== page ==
Five Bombardier Dash 8-100 regional turboprops at Norway’s Widerøe’s Flyveselskap had undergone 80,000-flight cycle (FC) inspections by last month as part of an extended-service program (ESP) approved by Transport Canada and the European Aviation Safety Agency (EASA) in 2009. Of the 299 Dash 8-100s built, some 100 constitute the near-term market for the life-extension modifications, according to the manufacturer. Bombardier expects a further 128 will reach the 80,000-cycle threshold during the coming nine years.
Widerøe hopes to perform the work specified under the program–designed to increase service life on the -100 to up to 120,000 flight cycles–on another 10 airplanes before 2015. Part of the Scandinavian SAS airline group, Widerøe is the only airline to have operated every single variant of the Dash 8 series simultaneously, and one of the few operators to have flown all Dash 8 variants as well the former de Havilland Canada’s older DHC-6 Twin Otter and Dash 7.
Widerøe became the first operator to carry out the requisite comprehensive inspection at 80,000 flight cycles (the Dash 8’s original “design service goal”). The ESP will provide the aircraft with another 10 to 12 years of useful life, according to chief executive Lars Kobberstad, speaking when Bombardier launched the program four years ago, a quarter-century after the type’s entry into service.
The ESP involves compliance at 80,000 flight cycles with Bombardier service bulletin 8-05-03, which covers inspection and modification of the Dash 8-100 airframe structure and systems and monitoring of the model for another 40,000 flight cycles. The service bulletin considers the required aircraft configuration, structural and systems parts needed for replacement or on-condition inspection, post-modification testing and reliability reporting.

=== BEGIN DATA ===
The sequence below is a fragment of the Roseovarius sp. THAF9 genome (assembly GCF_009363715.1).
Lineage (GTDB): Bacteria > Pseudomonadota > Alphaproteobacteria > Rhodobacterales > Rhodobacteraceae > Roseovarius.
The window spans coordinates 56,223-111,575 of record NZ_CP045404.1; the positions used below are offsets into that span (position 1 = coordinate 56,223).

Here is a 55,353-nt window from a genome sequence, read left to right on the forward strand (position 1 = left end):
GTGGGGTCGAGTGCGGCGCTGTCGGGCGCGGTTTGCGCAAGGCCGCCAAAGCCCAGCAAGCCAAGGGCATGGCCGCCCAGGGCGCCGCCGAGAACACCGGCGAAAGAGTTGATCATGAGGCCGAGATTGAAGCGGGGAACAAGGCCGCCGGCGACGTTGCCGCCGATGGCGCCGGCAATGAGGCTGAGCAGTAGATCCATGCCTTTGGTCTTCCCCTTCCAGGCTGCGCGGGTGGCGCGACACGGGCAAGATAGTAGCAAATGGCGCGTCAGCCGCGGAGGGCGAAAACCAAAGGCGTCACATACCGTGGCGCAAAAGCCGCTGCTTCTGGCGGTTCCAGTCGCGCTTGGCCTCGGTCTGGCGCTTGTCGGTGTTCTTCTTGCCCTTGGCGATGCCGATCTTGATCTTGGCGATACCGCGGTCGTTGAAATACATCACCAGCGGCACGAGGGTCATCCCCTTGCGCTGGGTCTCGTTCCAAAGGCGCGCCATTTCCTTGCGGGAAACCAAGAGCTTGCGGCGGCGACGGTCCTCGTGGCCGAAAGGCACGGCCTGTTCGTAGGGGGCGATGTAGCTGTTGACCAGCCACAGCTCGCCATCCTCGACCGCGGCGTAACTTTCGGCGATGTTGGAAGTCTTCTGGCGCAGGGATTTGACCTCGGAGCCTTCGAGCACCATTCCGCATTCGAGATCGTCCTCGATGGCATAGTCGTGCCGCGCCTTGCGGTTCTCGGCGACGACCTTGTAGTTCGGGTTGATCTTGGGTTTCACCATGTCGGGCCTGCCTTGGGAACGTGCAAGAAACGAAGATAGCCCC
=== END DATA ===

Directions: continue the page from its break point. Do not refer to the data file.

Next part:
According to Bombardier, early Dash 8s undergoing 80,000-flight-cycle inspections have generated no significant maintenance findings. Before launching the ESP, the manufacturer reviewed all Dash 8-100 structural analyses, supported by laboratory studies of selected structural samples from a retired machine. For its part, Widerøe provided component- and systems-reliability data routinely through the Bombardier fleet statistics and reliability system and contributed other needed data.
The ESP requires replacement of about 100 components, including the horizontal stabilizer (on aircraft up to MSN 342), assorted actuators, manifolds, pressure switches, valves and other components. Widerøe does not foresee “a big market” for third-party ESP work.